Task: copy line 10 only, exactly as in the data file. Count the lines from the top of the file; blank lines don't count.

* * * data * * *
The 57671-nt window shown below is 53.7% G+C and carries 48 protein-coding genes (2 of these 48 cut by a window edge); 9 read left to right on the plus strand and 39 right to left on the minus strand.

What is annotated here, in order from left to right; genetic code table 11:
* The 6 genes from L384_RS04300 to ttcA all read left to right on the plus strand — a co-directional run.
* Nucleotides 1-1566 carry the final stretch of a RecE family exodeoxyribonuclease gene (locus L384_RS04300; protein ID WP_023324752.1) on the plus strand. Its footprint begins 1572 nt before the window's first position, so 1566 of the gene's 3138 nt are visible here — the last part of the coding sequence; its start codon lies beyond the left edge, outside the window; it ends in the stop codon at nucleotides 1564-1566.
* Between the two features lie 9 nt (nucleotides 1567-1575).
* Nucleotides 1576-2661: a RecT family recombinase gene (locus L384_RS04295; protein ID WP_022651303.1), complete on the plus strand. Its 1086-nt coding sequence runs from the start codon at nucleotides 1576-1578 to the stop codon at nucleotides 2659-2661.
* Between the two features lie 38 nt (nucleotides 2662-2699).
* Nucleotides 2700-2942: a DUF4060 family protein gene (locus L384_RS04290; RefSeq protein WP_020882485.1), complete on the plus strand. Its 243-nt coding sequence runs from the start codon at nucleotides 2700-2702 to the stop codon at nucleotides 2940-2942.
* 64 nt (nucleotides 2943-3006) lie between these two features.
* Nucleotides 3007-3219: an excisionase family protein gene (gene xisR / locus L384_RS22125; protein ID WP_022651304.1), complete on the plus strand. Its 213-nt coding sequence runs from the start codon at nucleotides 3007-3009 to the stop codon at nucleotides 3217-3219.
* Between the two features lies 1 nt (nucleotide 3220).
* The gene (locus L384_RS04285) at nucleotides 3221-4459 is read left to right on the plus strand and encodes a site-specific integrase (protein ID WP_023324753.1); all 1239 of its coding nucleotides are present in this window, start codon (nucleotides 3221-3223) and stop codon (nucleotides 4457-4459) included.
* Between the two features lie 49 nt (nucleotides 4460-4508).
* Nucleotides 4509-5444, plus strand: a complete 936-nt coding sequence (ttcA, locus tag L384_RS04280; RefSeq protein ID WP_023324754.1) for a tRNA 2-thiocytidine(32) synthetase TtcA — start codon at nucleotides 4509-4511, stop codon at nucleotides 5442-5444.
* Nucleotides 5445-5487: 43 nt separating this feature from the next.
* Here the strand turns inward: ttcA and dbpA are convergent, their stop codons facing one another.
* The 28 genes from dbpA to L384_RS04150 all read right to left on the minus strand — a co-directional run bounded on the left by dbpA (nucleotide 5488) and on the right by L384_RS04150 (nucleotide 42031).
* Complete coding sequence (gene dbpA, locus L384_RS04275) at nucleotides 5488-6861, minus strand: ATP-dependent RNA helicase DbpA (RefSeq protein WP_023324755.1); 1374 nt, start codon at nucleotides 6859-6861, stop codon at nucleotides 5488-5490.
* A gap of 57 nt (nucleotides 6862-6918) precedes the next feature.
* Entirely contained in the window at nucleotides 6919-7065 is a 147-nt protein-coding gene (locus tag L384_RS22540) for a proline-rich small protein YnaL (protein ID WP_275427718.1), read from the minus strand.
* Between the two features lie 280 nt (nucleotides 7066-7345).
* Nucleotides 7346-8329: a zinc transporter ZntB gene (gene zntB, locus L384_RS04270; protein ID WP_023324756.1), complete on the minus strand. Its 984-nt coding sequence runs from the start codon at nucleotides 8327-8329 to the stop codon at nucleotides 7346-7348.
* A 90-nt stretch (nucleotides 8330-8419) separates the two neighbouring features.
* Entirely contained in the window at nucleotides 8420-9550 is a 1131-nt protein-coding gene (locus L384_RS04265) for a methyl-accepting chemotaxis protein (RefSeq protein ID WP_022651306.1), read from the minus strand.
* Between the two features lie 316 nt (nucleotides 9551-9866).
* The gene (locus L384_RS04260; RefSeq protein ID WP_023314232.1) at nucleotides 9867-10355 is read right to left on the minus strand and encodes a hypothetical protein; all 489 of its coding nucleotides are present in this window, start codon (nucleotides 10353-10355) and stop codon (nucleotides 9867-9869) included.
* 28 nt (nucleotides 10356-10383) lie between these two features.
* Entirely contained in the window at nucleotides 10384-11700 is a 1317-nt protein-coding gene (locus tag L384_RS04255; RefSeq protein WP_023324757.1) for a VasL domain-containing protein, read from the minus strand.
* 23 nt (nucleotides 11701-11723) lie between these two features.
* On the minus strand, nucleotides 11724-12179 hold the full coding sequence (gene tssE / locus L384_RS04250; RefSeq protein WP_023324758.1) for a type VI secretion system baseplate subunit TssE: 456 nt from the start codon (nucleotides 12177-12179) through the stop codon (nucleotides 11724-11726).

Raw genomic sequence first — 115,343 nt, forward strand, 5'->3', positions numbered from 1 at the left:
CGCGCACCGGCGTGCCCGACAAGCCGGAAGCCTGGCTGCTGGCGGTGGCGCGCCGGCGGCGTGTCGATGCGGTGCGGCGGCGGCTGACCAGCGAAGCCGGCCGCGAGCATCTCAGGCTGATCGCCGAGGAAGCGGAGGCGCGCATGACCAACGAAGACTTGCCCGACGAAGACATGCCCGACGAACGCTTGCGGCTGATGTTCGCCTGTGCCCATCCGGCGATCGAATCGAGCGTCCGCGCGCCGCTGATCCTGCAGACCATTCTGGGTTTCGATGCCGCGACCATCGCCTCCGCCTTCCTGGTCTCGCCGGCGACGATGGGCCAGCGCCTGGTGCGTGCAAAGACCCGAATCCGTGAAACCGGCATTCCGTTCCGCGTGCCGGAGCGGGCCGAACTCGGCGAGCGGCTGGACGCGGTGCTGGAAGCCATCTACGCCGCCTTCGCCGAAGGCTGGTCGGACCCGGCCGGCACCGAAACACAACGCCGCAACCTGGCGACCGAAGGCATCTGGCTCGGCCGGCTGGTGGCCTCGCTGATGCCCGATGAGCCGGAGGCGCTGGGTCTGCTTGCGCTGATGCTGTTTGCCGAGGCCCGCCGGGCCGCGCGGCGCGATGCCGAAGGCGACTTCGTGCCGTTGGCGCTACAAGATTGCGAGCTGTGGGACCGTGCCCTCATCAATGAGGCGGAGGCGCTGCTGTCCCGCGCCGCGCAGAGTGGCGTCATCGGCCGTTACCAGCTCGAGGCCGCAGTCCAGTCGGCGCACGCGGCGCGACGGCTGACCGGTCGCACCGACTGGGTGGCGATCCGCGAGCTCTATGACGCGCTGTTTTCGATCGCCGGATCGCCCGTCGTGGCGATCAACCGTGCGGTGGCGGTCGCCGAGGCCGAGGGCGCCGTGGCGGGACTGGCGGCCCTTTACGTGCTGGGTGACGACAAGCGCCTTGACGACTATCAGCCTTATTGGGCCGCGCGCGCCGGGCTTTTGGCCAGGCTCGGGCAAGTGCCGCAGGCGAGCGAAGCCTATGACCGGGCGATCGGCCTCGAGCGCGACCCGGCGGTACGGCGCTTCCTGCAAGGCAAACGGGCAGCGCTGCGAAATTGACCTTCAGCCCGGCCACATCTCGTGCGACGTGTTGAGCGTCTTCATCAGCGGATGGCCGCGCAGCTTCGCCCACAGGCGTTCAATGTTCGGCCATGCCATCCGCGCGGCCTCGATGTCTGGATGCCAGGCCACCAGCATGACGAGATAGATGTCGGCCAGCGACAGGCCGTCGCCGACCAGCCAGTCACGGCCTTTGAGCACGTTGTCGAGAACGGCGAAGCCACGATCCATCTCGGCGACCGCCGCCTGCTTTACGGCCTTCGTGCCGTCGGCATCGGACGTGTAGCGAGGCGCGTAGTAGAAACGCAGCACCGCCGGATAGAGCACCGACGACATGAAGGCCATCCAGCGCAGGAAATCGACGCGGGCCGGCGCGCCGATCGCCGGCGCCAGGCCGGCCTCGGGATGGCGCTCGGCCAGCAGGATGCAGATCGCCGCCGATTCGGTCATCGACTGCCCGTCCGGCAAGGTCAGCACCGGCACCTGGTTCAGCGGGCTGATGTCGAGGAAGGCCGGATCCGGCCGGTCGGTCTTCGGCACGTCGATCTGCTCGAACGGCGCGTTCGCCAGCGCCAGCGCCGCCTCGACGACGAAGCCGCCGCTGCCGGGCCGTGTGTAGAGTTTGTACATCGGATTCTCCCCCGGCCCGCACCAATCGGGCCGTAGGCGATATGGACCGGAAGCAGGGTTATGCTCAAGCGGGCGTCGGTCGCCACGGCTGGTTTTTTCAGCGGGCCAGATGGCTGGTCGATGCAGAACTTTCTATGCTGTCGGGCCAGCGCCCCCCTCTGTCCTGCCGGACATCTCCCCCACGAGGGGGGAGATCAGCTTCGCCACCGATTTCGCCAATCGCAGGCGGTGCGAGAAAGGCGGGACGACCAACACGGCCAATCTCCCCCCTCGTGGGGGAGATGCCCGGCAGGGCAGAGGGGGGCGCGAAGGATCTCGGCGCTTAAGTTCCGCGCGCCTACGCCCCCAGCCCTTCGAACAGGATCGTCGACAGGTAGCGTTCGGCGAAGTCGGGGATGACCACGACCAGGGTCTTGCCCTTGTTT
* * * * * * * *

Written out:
* Nucleotides 3007-3219: an excisionase family protein gene (gene xisR / locus L384_RS22125; protein ID WP_022651304.1), complete on the plus strand. Its 213-nt coding sequence runs from the start codon at nucleotides 3007-3009 to the stop codon at nucleotides 3217-3219.